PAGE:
This is easy to believe, as she paid a high price for the opportunity to fight this battle. Harf’s mother, Mechtild, contracted leukaemia in 1990, possibly as a result of the radiation therapy she had under- gone to treat breast cancer, and needed a stem cell transplant. Un- like in the USA and the UK, however, no German national database of donors existed at the time – just a few small data sets scattered in cities around the country. A mere 3,000 people had registered as potential donors. Because no suitable donor could be found for the 44-year-old Mechtild, Peter Harf established “Hilfe für Leukämiekranke” in early 1991; DKMS was subsequently born from this private initiative. Relatives and friends organised various ac- tivities and campaigns, and the number of registered donors grew to 68,000 within the space of a year. Despite all the efforts of Peter Harf to save the life of his beloved wife and the mother of his daughters, she sadly died from leukaemia in September 1991, when Katharina was fourteen years old.
Today, Katharina Harf is a mother herself – to a bright daughter who, at the age of eight, proudly informs people that “Mom saves lives”. The fate of her own mother, whom she lost at a young age, is a wound that will never heal completely, according to Katharina Harf. But the path she has taken not only ensures that her mother is constantly in her thoughts: her work “also enables me to show my daughter how important it is to help other people.”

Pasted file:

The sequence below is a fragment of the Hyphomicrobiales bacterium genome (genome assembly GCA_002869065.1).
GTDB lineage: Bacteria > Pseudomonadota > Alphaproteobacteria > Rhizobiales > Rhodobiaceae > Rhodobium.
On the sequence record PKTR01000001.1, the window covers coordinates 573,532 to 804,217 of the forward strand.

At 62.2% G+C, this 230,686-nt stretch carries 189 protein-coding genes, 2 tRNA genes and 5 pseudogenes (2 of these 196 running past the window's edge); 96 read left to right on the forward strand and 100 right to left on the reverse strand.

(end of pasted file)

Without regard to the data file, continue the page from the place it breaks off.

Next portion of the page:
TEXT: Helene Laube
ILLUSTRATIONS: Carla Fuentes
DKMS is not
just a job for me,
it’s a part of me
Katharina Harf studied philosophy, but is now
a big success in the world of laboratories and medi- cine. It all started with
a personal twist of fate
Born in Frankfurt in 1977, she moved to the USA with her father, sister and pater- nal grandparents in 1993. In 2004, after gaining a B.A. in philosophy at Harvard and working for various companies in New York, she launched the US branch of Ger- man organisation DKMS, which aims to find a suitable stem cell donor or provide access to therapies for every blood cancer sufferer – wherever they are in the world. Harf is the executive chairwoman of DKMS US, and has been vice-chairwoman of the foundation board of DKMS globally since 2019.